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The Dangers of Rushed Work Projects


We’ve all had to rush work projects before. While it’s possible to complete a task quickly and efficiently, many of us are unable to work quickly and meticulously. This can result in corners being cut and mistakes being made that may not be identified (especially if you don’t have time to check your work). All in all, your client could end up being delivered a sub-par product or service. If they’re not happy, they could leave a negative review or demand compensation. This could make it all for nothing.

Having to rush also isn’t good for our stress levels. Chronic stress is the biggest killer – by being able to work slowly and methodically, you can reduce stress in your life and fend off future health problems such as heart disease and strokes.

How to Stop Rushing Projects

Want to put an end to rushed projects? There are many things that can be done to prevent rushing.

  • Set Realistic Deadlines – Before agreeing to complete a project by a certain time, you should consider whether it’s a goal that you can realistically aim for without having to cut corners. Many companies try to please their clients by agreeing to extremely tight deadlines. Unless it’s an emergency situation, there’s no good reason to do this – give yourself the time you need by agreeing to an appropriate deadline.
  • Get Started Early – The start of a project may be delayed if you already have other projects on the go. Ideally, you want to get started as soon as possible so that you can give yourself more time to tackle some of the biggest initial problems. This could give you more time to research into strategies and acquire tools you may need later on so that it’s not a mad rush later.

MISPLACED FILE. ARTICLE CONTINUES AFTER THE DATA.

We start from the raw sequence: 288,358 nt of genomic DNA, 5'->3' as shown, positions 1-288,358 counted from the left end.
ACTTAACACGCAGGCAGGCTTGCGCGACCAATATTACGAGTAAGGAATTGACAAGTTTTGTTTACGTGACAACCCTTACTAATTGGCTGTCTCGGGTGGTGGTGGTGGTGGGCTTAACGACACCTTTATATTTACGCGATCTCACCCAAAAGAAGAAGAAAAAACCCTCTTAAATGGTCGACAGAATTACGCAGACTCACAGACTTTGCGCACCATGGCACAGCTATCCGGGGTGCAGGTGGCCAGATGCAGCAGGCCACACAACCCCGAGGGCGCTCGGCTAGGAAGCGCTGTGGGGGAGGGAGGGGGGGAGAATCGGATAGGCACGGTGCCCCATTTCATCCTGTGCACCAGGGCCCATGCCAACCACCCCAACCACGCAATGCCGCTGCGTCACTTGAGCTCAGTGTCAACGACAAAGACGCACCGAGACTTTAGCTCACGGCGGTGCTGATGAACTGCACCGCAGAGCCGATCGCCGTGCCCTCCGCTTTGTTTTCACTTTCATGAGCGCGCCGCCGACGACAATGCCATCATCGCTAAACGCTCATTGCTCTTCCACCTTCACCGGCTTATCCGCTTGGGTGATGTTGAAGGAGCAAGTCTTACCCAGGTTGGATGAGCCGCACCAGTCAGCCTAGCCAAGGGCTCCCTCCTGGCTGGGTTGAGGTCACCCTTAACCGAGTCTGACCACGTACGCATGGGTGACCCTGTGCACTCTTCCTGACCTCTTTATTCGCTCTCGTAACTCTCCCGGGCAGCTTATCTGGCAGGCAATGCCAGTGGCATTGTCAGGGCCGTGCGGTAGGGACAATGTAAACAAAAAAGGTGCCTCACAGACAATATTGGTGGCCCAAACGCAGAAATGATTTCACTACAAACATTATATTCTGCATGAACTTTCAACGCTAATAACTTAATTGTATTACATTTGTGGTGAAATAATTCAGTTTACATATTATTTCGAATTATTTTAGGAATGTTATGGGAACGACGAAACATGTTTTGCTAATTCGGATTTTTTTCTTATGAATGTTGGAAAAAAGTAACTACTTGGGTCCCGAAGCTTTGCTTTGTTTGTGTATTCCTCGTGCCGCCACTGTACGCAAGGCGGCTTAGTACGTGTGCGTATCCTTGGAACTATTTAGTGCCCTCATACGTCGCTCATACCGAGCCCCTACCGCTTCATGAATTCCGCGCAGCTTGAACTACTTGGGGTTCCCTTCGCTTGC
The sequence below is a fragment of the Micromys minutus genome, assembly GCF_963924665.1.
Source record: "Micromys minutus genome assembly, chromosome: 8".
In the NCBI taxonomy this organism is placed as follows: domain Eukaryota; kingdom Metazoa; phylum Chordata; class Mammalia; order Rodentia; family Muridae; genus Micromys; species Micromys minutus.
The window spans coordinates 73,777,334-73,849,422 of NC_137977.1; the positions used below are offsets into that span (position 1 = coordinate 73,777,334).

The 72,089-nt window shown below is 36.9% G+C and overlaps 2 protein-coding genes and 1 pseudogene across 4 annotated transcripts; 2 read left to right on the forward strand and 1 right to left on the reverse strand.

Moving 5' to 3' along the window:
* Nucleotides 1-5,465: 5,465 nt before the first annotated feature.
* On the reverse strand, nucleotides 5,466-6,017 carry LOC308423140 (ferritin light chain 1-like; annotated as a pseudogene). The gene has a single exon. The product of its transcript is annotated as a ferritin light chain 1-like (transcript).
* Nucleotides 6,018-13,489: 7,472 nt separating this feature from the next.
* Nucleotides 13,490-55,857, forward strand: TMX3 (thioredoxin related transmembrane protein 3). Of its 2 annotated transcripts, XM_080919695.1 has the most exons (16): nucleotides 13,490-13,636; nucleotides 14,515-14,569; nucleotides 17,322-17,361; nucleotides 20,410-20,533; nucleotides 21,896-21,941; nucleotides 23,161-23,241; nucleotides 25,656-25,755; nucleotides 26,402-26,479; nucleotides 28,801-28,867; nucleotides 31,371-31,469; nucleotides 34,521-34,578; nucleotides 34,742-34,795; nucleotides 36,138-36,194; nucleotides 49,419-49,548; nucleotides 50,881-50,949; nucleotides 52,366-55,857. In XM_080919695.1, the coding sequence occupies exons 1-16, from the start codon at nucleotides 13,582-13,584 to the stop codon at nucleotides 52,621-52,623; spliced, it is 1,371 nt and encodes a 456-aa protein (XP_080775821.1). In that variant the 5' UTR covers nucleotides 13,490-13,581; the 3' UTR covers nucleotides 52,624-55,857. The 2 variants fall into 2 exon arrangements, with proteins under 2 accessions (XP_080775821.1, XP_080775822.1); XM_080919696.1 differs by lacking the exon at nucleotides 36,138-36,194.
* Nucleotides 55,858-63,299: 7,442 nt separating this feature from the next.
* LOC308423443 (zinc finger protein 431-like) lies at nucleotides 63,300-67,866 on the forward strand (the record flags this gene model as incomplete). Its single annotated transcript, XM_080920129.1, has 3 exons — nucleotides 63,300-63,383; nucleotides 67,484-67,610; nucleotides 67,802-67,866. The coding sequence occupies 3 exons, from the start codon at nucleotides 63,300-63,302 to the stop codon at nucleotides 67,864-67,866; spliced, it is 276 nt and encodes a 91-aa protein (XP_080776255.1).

• Identify Bottlenecks – Bottlenecks are parts of a project in which work slows down. This can throw a project off schedule, leading to rushing later on. Try to identify these bottlenecks early and redistribute resources in order to more easily manage them (this could include delegating more people to deal with the bottleneck).
  • Make Permanent Fixes (not temporary ones) – Temporary fixes to problems could come back to haunt you later on. This is a big cause of technology debt, which can lead to tech problems and challenges building up later on, which can lead to an unexpected increase in workload. You can find tips on managing technology debt One way to reduce technology debt is to pour energy into permanent fixes instead of temporary ones so that the problem is fully dealt with.
  • Reduce Interruptions/Distractions – Too many interruptions and distractions could throw you off schedule, leading to a mad rush later on in order to get back on schedule. Try to reduce interruptions and distractions wherever possible. Some companies take steps such as outsourcing phone answering services to reduce interruptions from incoming calls, as well as investing in backup wi-fi and back-up power generator to reduce interruptions caused by internet connection loss or power cuts.
  • Automate What You Can – Many tasks can now be carried automatically by software or robots. Automation can help to speed up work while maintaining accurate results. Consider ways in which your work may be able to benefit from this.

Don’t Be Afraid to Extend the Deadline (where possible) – Some deadlines cannot be adjusted. However, others may have a degree of flexibility providing that you warn the client early. If there are big doubts as to whether you’re able to finish the project on time, consider asking to extend the deadline. Being able to take things slowly could allow you to complete the project to a good standard instead of having to present something that is rushed and most likely flawed.

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